Inside the Label – R.W. Knudsen Sparkling Essence

 

Each year, 18,000 new products are introduced to supermarkets across the country.

With temperatures rising and summer almost here, beverage manufacturers are in high gear, promoting their new drinks. (Our local waterworks are not so industrious. Same old tap water, again.)

So we weren’t surprised when, a few weeks ago, we got an email from juice company R.W. Knudsen informing us of a new product line launching this month called Sparkling Essence.

We had our loyal reader Brook from Eugene, Oregon try out the drinks with his family and friends. In the meantime we analyzed the nutrition info.

Click on to learn what Brook had to say,  what his mother-in-law thought, and how this drink stacks up nutritionally…

What you need to know:

Sparkling Essence is sparkling water that comes in 4 flavors:
organic lemons, cooling mint, whole blueberries, and fresh cucumbers.

According to the company they use real organic ingredients, brew them in pure spring water, and then remove everything except the essence.  The result: a light and refreshing flavor, but without any calories, added sugar, or artificial ingredients.

Here’s what our product testers had to say:

- “…attractive four-packs with slim, 10.5 oz cans.”

- “Better than the aquafina and dasani flavored waters.”

- “It’s basically club soda with added flavoring.”

- “Everyone’s favorite flavor was cucumber. That’s probably because real cucumber doesn’t have much sugar in it, so a sugar-free version of the vegetable tastes reasonably similar to the real thing.”

- “All flavors were very crisp and quite good when cold … [like] drinking an ice-cold beer on a very hot day. So they’re refreshing.”

- “The drink smells better than it tastes, however. You open the blueberry and you catch a whiff of fresh blueberries when you crack it open. Then it tastes like club soda (no surprise) with a tiny hint that there might have been blueberries there, once.”

- “The drink is lightly carbonated. Most my family members and friends liked this fact. I didn’t like it – if you left it in a glass for more than a few minutes, it would lose all its carbonation. It HAS to be ice cold or it’s kind of weird.”

- Mother-in-law: “I didn’t like it, it would be a waste of money, it had a metallic taste, and if I wanted something like that, I’d just have water and squeeze lemon into it. It would taste better. ”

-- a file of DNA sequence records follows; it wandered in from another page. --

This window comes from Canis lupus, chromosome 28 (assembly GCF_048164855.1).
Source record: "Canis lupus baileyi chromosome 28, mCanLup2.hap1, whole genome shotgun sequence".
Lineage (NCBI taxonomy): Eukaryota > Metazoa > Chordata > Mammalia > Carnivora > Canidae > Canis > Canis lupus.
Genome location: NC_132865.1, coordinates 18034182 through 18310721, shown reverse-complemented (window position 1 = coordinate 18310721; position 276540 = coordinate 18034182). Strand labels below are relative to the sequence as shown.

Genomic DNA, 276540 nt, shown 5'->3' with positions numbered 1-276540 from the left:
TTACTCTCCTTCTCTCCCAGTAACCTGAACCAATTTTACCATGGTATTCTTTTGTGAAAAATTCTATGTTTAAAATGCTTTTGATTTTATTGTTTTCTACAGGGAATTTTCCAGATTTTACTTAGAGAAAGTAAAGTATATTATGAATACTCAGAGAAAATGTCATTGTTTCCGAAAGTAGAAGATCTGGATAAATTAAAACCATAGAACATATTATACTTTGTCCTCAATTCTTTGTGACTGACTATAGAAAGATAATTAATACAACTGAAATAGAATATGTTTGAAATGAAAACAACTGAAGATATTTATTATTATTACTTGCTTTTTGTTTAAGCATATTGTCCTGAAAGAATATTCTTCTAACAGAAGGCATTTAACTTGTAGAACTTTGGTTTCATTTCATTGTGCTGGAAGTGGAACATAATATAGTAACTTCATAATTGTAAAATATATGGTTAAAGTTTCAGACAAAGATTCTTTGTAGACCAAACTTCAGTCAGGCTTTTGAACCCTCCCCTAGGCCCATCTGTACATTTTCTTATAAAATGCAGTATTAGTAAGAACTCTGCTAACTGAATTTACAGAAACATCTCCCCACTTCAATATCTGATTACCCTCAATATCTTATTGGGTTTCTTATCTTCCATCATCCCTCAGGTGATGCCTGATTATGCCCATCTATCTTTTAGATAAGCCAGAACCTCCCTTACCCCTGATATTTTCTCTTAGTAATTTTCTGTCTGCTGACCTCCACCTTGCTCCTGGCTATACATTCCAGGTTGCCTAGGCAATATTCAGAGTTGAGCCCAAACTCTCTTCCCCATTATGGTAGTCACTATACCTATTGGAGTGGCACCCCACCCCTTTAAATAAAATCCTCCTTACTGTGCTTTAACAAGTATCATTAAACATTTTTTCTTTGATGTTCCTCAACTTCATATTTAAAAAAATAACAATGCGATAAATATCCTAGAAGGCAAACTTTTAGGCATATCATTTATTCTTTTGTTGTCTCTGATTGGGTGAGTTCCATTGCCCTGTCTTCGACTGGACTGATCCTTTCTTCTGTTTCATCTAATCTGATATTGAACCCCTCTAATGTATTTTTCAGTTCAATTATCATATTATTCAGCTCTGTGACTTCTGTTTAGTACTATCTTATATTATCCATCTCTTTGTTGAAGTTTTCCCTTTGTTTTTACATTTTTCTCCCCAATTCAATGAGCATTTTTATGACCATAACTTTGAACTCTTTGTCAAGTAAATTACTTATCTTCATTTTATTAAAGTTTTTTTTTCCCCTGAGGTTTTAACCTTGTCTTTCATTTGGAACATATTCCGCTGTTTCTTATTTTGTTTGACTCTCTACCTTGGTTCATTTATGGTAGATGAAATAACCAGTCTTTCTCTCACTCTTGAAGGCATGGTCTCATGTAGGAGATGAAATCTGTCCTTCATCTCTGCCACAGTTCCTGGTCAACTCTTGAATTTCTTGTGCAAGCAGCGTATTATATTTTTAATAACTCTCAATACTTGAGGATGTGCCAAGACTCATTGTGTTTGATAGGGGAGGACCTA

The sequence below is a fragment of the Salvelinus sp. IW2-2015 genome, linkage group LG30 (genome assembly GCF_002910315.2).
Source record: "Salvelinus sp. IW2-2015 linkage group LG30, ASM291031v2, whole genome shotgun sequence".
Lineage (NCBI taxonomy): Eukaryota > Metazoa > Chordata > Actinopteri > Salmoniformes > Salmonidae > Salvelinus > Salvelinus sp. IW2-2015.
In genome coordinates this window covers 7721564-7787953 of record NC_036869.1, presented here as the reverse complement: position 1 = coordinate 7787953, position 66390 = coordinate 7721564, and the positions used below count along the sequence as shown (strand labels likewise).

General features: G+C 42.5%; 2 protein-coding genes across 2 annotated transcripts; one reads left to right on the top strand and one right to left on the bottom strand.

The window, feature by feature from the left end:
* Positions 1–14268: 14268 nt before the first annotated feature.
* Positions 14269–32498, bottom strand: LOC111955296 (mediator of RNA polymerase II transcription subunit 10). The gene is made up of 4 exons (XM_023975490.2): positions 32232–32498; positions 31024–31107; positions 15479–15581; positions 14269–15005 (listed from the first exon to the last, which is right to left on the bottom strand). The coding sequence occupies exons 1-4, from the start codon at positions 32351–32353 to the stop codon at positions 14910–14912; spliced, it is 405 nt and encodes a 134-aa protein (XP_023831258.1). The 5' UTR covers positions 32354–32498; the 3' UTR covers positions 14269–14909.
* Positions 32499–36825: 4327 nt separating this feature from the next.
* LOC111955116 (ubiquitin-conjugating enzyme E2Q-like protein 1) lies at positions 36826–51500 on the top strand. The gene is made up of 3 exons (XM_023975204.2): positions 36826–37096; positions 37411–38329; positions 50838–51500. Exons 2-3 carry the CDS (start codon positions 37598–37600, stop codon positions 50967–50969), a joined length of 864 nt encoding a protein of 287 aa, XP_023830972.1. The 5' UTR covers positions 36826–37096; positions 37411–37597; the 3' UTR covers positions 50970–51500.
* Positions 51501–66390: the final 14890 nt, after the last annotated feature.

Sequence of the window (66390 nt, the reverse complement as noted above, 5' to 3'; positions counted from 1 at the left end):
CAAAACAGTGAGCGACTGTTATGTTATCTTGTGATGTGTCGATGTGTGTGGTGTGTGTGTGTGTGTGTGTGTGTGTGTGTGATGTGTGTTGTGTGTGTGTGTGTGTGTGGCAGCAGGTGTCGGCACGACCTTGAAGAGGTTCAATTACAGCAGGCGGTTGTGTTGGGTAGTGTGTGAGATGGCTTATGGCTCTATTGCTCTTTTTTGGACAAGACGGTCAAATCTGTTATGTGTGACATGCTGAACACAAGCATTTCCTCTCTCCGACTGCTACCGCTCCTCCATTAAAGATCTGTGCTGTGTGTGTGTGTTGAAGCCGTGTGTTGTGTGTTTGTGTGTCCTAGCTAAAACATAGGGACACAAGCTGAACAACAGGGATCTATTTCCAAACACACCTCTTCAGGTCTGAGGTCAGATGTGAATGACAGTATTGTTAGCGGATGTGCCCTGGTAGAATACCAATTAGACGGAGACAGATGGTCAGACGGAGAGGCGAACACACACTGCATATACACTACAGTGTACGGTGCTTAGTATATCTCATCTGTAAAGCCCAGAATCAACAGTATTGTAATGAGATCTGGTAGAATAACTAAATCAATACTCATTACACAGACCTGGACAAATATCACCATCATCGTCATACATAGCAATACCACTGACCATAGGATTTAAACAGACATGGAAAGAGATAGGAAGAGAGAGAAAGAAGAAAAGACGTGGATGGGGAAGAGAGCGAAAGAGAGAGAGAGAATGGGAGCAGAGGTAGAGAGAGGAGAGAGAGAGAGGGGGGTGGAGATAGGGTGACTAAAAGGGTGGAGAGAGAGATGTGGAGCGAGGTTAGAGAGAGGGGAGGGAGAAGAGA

- “Most everyone hated the mint flavor (tastes like toothpaste or Scope).”

- “Everyone who had one was happy to recognize every ingredient in the ingredient list.”

Thanks Brook!

Now let’s take a nutritional look at the crowd favorite – the cucumber flavored drink:

A serving size is one can, or 10.5 fl oz. Just like tap water, there are absolutely no nutrients here. No good ones, no bad ones. Zero calories, no fat, no sugar, no carbs.

The ingredient list boasts: Carbonated Spring Water, Organic Brewed Lemon Extract, Organic Natural Cucumber Extract, Organic Lemon Juice Concentrate, Citric Acid.

Pretty much self explanatory except for the last item. Citric acid is a natural preservative that is used in beverages to add an acidic, sour taste. Although it is naturally found in citrus fruit (oranges, lemons), industry has a found a cheaper way to manufacture it. This is through a fermentation process in which a mold called Aspergillus niger is used to ferment a carbohydrate such as molasses. sounds grosser than it really is.

What to do at the supermarket:

R.W. Knudsen Sparkling Essence seems like a nice refreshing drink, and certainly isn’t bad for you.If you’re going to choose between this and Sprite, you know what we’d recommend.

However, we sort of  liked  mother-in-law’s observation. Call us cheap, but refrigerated tap water with a slice of lemon and some mint leaves can do the trick for you on a hot summer day, and still leave some change in your pocket.

Either way, stay hydrated this summer!

Disclosure: Ah, the perks of food blogging…R.W. Knudsen’s PR firm contacted us and offered to send  evaluation samples. We had them sent to a family of volunteer testers. We did not pay for the samples. We were not paid to post this blog nor were we instructed in any which way regarding its content. In fact, we forewarned the manufacturer that we are skeptical and scathing of most processed products available at the supermarket. If you would like to have something new and possibly tasty sent to your house, why not become a Fooducate Product Tester? Just comment below or shoot us an email: blog [at] fooducate [dot] com.

Help us test our new food comparison tool: alpha.fooducate.com

Get Fooducated